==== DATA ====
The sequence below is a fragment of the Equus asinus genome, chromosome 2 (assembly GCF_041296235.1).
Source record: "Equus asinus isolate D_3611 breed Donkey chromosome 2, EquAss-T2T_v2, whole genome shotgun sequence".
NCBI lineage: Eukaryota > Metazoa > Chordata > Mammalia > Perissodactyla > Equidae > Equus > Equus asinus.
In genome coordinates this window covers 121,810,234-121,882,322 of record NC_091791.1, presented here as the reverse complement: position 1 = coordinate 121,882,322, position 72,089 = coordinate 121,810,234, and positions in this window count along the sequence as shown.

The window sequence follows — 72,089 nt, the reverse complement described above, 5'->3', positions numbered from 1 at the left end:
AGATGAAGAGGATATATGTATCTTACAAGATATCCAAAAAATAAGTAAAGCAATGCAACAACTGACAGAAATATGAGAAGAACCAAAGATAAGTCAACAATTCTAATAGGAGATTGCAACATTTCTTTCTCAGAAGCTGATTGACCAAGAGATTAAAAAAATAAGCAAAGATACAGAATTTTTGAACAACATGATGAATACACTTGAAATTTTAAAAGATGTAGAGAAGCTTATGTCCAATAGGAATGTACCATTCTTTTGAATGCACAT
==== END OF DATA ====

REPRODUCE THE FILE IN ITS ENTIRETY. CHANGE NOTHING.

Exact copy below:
The sequence below is a fragment of the Equus asinus genome, chromosome 2 (assembly GCF_041296235.1).
Source record: "Equus asinus isolate D_3611 breed Donkey chromosome 2, EquAss-T2T_v2, whole genome shotgun sequence".
NCBI lineage: Eukaryota > Metazoa > Chordata > Mammalia > Perissodactyla > Equidae > Equus > Equus asinus.
In genome coordinates this window covers 121,810,234-121,882,322 of record NC_091791.1, presented here as the reverse complement: position 1 = coordinate 121,882,322, position 72,089 = coordinate 121,810,234, and positions in this window count along the sequence as shown.

The window sequence follows — 72,089 nt, the reverse complement described above, 5'->3', positions numbered from 1 at the left end:
AGATGAAGAGGATATATGTATCTTACAAGATATCCAAAAAATAAGTAAAGCAATGCAACAACTGACAGAAATATGAGAAGAACCAAAGATAAGTCAACAATTCTAATAGGAGATTGCAACATTTCTTTCTCAGAAGCTGATTGACCAAGAGATTAAAAAAATAAGCAAAGATACAGAATTTTTGAACAACATGATGAATACACTTGAAATTTTAAAAGATGTAGAGAAGCTTATGTCCAATAGGAATGTACCATTCTTTTGAATGCACAT